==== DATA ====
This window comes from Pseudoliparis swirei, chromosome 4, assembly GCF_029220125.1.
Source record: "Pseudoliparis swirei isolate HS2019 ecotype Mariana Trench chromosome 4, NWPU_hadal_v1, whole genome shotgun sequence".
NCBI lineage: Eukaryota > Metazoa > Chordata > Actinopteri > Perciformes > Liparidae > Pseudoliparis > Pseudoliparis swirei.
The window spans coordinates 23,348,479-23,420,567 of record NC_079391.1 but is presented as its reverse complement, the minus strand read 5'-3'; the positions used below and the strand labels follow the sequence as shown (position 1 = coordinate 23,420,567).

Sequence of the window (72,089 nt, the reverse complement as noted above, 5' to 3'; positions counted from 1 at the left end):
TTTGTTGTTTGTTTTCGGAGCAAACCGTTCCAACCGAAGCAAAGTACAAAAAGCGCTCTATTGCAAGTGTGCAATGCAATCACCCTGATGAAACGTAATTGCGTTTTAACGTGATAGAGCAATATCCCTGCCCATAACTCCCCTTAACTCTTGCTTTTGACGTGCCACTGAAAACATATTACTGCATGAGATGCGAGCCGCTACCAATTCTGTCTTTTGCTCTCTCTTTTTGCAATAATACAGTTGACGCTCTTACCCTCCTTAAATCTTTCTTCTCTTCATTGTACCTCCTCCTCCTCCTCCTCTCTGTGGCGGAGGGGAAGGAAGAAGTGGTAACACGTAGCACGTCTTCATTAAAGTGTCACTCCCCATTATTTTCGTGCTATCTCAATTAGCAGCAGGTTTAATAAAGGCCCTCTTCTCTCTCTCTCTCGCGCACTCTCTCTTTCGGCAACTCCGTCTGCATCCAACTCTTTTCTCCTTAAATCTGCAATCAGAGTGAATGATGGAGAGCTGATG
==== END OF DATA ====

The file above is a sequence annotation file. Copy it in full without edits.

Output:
This window comes from Pseudoliparis swirei, chromosome 4, assembly GCF_029220125.1.
Source record: "Pseudoliparis swirei isolate HS2019 ecotype Mariana Trench chromosome 4, NWPU_hadal_v1, whole genome shotgun sequence".
NCBI lineage: Eukaryota > Metazoa > Chordata > Actinopteri > Perciformes > Liparidae > Pseudoliparis > Pseudoliparis swirei.
The window spans coordinates 23,348,479-23,420,567 of record NC_079391.1 but is presented as its reverse complement, the minus strand read 5'-3'; the positions used below and the strand labels follow the sequence as shown (position 1 = coordinate 23,420,567).

Sequence of the window (72,089 nt, the reverse complement as noted above, 5' to 3'; positions counted from 1 at the left end):
TTTGTTGTTTGTTTTCGGAGCAAACCGTTCCAACCGAAGCAAAGTACAAAAAGCGCTCTATTGCAAGTGTGCAATGCAATCACCCTGATGAAACGTAATTGCGTTTTAACGTGATAGAGCAATATCCCTGCCCATAACTCCCCTTAACTCTTGCTTTTGACGTGCCACTGAAAACATATTACTGCATGAGATGCGAGCCGCTACCAATTCTGTCTTTTGCTCTCTCTTTTTGCAATAATACAGTTGACGCTCTTACCCTCCTTAAATCTTTCTTCTCTTCATTGTACCTCCTCCTCCTCCTCCTCTCTGTGGCGGAGGGGAAGGAAGAAGTGGTAACACGTAGCACGTCTTCATTAAAGTGTCACTCCCCATTATTTTCGTGCTATCTCAATTAGCAGCAGGTTTAATAAAGGCCCTCTTCTCTCTCTCTCTCGCGCACTCTCTCTTTCGGCAACTCCGTCTGCATCCAACTCTTTTCTCCTTAAATCTGCAATCAGAGTGAATGATGGAGAGCTGATG